La Jolla Laboratory Replacement Project - LEED Certification

LEED (Leadership in Energy and Environmental Design) is a building certification system and the nationally accepted benchmark for the design, construction and operation of high performance green buildings. Developed by the U.S. Green Building Council (http://www.usgbc.org)The previous link is a link to Non-Federal government web site. Click to review NOAA Fisheries Disclaimer in 2000, LEED provides a framework for validating a project’s green features.    

Within each of seven LEED credit categories, projects must satisfy particular prerequisites and earn credits; the number of credits the project earns determines the level of LEED Certification. The final tally of credits is based on strategies that will have greater positive impacts on what matters most – energy efficiency and CO2 reductions.  Since its inception, the NOAA building design team aimed for the highest possible rating under LEED and the project is expected to receive Gold certification.

Points are earned for: Sustainable Sites (SS), Water Efficiency (WE), Energy and Atmosphere (EA), Materials and Resources (MR) and Indoor Environmental Quality (IEQ).  Additional points can also be earned for Innovation in Design (ID), which addresses sustainable building expertise as well as design measures not covered under the five environmental categories.

Laboratories have unique operating requirements that present challenges for energy efficiency and sustainable design. Labs on average use about 5 times more energy per square foot thana typical office building. This is primarily due to requirements for increased ventilation and the use of equipment and fume hoods.  To improve environmental performance of public and private laboratory buildings, the design team utilized performance criteria from the Laboratories for the 21st Century (Labs21) Program (http://www.labs21century.gov)The previous link is a link to Non-Federal government web site. Click to review NOAA Fisheries Disclaimer which leverages and builds onthe LEED rating system to set appropriate and specific requirements for laboratories.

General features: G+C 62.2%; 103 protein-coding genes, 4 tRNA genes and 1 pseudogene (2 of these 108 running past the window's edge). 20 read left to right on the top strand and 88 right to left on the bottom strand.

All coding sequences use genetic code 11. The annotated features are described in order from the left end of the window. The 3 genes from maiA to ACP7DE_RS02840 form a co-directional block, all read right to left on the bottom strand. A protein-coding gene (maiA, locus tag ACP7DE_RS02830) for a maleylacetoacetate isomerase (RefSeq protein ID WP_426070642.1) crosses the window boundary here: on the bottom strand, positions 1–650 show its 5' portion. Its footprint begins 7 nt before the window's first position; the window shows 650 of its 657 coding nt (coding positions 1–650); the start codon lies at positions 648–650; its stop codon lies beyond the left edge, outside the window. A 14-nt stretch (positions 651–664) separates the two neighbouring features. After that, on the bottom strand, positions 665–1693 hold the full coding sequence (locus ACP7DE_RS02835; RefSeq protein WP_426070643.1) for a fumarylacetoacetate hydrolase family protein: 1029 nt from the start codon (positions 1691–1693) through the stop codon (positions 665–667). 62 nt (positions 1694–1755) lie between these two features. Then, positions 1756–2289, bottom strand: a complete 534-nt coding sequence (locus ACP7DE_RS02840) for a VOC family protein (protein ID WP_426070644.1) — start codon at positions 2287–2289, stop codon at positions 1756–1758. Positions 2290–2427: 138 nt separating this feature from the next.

The design team followed an integrated sustainable design process that started by working with NOAA to identify its sustainability-related goals and priorities in terms of building and environmental performance, and environmental and life cycle cost benefits.  The NOAA laboratory is now solidly on target to achieve a Gold rating when completed (the second highest category) with 47 out of the 69 total credits under LEED for New Construction (NC), Version 2.2. The building joins only a small handful of other LEED Gold certified buildings in San Diego.

LEED certification also makes business sense. The energy efficient features of the new NOAA building are expected to provide 28% annual cost savings in operating costs (estimated at $119,000/year) above the standard that LEED adopted from ASHRAE (American Society of Heating, Refrigerating & Air Conditioning Engineers).

SWFSC's La Jolla Laboratory LEED Certification PDF 

Preliminary estimates of the SWFSC La Jolla Laboratory's LEED credits are:

Sustainable Sites (10 of 14 possible credits)

Water Efficiency (3 of 5 possible credits)

Energy and Atmosphere (11 of 17 possible credits)

Materials and Resources (6 of 13 possible credits)

Indoor Environmental Quality (12 of 15 possible credits)

Innovation and Design Process (5 of 5 possible credits)